Reply
# Jason Huang 2016-12-13 16:06
Not really. The shape of an acoustic guitar helps with the tone and volume but in an electric guitar its mostly irrelevant.
Reply
# Jeremy 2016-09-20 17:57
Im wanting to build my own 8 string fanned fret with a 30" scale length and a bit more string spacing than a standard 8 string. My Ibanez rg8 has about 9mm from center of string to center of string. I figure I will build a few with cheap lumber from home depot without expecting to play it at all. I want a neck through style as well. Does anyone know where to find some info on building something like this and specifically how to properly set up the frets?
Reply
# Ara Pekel 2016-09-08 11:39
Hi, I wanted to reach out to anyone that is interested in building our own guitars...
I own and operate Solo Music Gear and we have a very large selection on DIY Guitar kits.
If you have any questions or concerns please reach out to me and I can use myself or my team here for any tech questions or recommendations.

Regards,
Ara
Reply
# Jeffrey 2016-11-30 21:17
I am super interested in building my own guitar at a low cost for the first one. Any suggestions. Stratocaster body....
Reply
# APex 2016-10-29 19:49
I'm just beginning my first build here, a Telecaster that is needing finished, of course.
I am following someone's advice and simply applying straight boiled Linseed Oil, about 5 coats, and that's it.
I love any items of wood where the grain is prevalent, so my guitar ought not be an exception.

Any thoughts?

Thank you,

ADP
Reply
# RafaelF 2016-08-19 15:59
I Want To Be Apart Of A Band And See How Far I Can Go But I Have Thought About That Idea Not Working Out So I Thought About Making Electric Guitars For Other Artist. I'm Starting High School So I Got To Pick Whatever I Want To Be. My Final thoughts were about building guitars but what subjects do I need to focus on ?
Reply
# Cris 2016-08-26 07:03
Shop class. Woodworking class.

The best thing to do: Buy old used guitars from pawnshops,etc, take them apart, rebuild them, customize. You learn skills, later apply to building new guitars.
Reply
# Alden 2016-07-03 12:10
Hi I am looking at converting a short scale into a full sized guitar

Is this wise?
Reply
# JJ 2016-06-09 19:14
Just built one for $525 Canadian that about $2.50 US :)
If you have most of the expensive tools cost is not so bad. I used high quality hardware.
Reply
# Tom 2016-06-09 07:40
I'm currently looking to buy a DIY LP guitar kit as a first step to learning how to build guitars from scratch. I'm hesitating whether to go for bolt-on or set-in neck though... can anyone recommend either?
Reply
# Dan I 2016-05-09 16:35
I built me my own custom guitar in high school shop class and it was simple i made an Ibanez RG styled body and a Randy Rhodes/Alexi Laiho styled body just so i can swap the 2 when ever i want and i can say the cons are waaaaaaay over exaggerated cause it was VERY cheap to do it i spent a total of $350 to do it and thats even with the the EMG 81's i have in them. I mean yes its only a 1 pickup guitar on each but its how i want the wood was only $60 for an Ash body (thats for both of them not each) and i have a hook up to get free mahogany that i used on the neck for it and mine noooo one could tell the difference between an actual Ibanez RG or ESP Alexi Laiho's signature guitars the only thing that they were able to know it was custom was the head stock being my signature and the parts that were on it and color option i used is NOT used by ether of them but the time is spot on it took 3 months for me to do them but this was of course all during the course of 45 mins for 3 months so it would of been much faster without it being in school but then again i also sort of cheated with mine cause i have been doing carpentry work since i was 8 so i already knew how to do everything professionally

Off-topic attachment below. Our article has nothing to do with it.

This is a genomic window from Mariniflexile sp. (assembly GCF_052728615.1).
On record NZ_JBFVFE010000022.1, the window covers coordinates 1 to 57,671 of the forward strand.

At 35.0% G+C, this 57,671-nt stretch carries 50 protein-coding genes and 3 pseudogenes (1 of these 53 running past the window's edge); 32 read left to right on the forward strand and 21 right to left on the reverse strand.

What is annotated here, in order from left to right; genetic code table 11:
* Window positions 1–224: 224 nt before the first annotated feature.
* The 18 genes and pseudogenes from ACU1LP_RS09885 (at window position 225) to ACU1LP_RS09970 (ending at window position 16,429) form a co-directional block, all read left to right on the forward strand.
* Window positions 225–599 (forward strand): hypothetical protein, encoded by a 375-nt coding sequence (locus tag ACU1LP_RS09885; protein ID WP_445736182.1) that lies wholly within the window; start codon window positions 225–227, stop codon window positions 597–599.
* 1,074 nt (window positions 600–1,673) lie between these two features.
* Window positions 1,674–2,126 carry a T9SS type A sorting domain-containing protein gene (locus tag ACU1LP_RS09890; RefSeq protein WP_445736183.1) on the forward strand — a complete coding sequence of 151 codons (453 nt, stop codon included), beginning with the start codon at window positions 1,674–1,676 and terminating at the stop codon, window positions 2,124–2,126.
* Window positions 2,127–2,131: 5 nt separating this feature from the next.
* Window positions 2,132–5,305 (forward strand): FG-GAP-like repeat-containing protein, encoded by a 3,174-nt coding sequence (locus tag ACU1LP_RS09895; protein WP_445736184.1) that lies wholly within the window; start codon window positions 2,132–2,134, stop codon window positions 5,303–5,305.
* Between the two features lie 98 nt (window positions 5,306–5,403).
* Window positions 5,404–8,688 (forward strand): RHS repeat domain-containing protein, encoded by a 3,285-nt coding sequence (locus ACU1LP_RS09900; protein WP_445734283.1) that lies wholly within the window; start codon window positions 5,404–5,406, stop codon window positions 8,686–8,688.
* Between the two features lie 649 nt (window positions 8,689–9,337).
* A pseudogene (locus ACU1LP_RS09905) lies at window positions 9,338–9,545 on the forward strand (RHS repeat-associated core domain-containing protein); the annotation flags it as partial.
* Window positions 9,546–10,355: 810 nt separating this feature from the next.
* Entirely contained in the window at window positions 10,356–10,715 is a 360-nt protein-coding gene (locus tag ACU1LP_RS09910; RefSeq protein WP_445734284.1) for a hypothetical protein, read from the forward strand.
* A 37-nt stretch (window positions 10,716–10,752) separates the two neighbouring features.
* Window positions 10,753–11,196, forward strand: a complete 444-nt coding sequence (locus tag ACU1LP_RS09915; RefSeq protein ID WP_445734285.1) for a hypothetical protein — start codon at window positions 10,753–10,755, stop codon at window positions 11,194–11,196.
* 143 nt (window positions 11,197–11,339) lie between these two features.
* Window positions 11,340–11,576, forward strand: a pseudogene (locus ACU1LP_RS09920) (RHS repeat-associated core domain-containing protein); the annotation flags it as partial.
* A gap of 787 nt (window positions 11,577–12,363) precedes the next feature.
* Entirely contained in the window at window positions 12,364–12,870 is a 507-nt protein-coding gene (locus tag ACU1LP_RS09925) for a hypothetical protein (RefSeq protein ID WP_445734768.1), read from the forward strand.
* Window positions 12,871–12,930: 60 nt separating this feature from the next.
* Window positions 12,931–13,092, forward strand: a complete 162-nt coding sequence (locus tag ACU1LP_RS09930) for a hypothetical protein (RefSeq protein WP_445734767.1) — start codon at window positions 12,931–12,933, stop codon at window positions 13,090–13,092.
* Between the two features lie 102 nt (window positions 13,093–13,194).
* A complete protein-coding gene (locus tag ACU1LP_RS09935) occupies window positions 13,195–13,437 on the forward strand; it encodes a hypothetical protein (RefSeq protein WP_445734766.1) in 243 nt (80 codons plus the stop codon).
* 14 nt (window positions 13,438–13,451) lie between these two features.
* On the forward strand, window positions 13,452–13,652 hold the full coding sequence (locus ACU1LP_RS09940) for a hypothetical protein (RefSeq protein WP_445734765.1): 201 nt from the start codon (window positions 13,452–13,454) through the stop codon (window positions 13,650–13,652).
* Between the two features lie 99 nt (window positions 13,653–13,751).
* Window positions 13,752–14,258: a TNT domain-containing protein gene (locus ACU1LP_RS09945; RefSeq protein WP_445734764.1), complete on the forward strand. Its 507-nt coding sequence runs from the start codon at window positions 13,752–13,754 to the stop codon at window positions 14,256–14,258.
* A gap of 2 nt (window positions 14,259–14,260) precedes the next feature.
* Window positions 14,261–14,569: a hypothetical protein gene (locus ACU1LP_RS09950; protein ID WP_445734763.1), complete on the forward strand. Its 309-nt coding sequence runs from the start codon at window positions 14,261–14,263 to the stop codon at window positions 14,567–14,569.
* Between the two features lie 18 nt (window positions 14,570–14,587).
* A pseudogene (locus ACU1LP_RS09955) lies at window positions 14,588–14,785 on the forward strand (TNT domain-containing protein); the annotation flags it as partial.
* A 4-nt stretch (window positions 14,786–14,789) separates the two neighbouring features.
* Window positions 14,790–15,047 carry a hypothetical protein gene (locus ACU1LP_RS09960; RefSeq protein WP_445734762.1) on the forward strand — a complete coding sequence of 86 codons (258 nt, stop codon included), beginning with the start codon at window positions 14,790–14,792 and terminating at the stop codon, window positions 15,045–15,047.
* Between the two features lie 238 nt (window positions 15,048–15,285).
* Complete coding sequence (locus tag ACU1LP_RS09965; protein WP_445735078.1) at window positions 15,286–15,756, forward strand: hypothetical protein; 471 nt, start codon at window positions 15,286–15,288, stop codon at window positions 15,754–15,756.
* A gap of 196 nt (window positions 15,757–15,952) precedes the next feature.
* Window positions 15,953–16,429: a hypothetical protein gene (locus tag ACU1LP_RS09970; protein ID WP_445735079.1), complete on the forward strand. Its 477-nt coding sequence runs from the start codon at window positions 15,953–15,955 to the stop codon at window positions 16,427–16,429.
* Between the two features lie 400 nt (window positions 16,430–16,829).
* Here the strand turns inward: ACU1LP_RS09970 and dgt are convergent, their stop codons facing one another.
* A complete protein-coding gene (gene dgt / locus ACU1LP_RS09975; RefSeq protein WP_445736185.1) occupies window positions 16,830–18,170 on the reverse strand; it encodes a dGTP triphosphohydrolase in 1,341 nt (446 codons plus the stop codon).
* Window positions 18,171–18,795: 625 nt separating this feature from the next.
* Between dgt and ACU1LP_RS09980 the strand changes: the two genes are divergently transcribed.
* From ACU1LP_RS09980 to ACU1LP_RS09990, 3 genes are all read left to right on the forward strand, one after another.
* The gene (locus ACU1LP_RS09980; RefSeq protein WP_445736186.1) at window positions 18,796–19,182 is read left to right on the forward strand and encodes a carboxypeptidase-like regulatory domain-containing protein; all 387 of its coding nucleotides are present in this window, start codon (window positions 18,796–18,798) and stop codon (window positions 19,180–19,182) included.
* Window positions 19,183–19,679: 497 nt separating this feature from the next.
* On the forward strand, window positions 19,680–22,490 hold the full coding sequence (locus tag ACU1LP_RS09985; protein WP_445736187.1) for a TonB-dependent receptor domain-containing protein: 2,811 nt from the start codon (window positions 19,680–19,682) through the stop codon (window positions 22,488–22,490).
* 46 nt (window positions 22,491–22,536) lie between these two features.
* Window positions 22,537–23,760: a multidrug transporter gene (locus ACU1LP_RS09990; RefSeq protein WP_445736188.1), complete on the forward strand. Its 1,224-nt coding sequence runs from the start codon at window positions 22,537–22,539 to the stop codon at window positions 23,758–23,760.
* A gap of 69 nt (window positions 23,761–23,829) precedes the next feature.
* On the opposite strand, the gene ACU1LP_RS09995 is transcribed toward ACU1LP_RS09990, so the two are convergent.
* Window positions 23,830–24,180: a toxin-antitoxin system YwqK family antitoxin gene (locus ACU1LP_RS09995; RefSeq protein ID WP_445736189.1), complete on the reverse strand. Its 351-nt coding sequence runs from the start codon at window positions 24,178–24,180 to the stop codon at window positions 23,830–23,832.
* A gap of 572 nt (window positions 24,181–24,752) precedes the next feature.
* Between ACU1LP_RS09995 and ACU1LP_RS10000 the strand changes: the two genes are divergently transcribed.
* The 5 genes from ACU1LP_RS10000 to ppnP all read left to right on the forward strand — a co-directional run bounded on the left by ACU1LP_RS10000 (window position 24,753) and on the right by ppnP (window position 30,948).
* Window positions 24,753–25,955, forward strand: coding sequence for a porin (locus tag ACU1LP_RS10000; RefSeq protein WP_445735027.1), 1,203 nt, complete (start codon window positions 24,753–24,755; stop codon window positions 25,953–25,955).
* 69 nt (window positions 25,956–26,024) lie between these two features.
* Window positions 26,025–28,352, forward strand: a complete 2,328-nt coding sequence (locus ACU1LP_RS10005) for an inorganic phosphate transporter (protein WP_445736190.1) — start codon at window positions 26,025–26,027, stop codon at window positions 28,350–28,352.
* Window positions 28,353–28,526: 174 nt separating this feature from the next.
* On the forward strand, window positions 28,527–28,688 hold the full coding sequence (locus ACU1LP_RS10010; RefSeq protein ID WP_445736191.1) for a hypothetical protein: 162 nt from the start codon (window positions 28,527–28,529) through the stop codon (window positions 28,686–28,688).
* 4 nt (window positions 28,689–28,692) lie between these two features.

Reply
# Dan I 2016-05-09 16:38
Even now i make people custom guitars and have made a few for people in MO/IL a total of 23 made and they all love them and say they are the best guitars theyve played cause i work side by side to shape the guitars necks and bodys to fit most comfortably with them but i charge $2500-3000 for a guitar which is still cheaper than the big name guitar places
Reply
# Elizabeth 2016-03-26 07:58
I've always been interested. I just was looking at a site that has step by step instructions, really detailed, under Shop Tour.

RickMaguireGuitars {dot} com
Reply
# Rob S 2016-01-26 17:03
What are your thoughts on kit guitars? I was thinking it'd be fun to get an explorer kit for a couple hundred bucks, give it a shot and of nothing else perhaps learn more about working on my existing guitars.
Reply
# Dan I 2016-05-09 16:40
they are ok to use id definitely upgrade all the hardware on it before finishing it up though and depending on what it is made of id use better woods
Reply
# Thom 2016-05-05 14:53
My friend got given a kit guitar, idk how much it cost but it was an ok one, and the final build was not what you'd call great. If you have experience souldering and building then go for it and you might end up with something great but if not then don't expect to play the guitar after.
Reply
# Carl g 2015-03-08 20:06
Read benedetto ' s book. Not an easy task at all, expect to spend hundreds of hours working, reading , and fixing mistakes. Completely worth it at the end though.
Reply
# Bud Rubert 2015-03-07 07:07
The best way to have a great experience building your first guitar is to do it as a member of as class under the direction of a master Luthier. I built my first Tele-style guitar at Tulsa Wood Arts taught by Seth Lee Jones. You can learn a lot of the tricks and avoid some of the frustrations of doing it on your own. Plus, you make new friends and come away with a beautiful, quality guitar your first time out!
Reply
# john a. 2015-03-06 16:44
Any instructions, books specific to bass guitar?
Reply
# Glen g 2015-03-07 11:40
I built mine from a Carvin kit.
Reply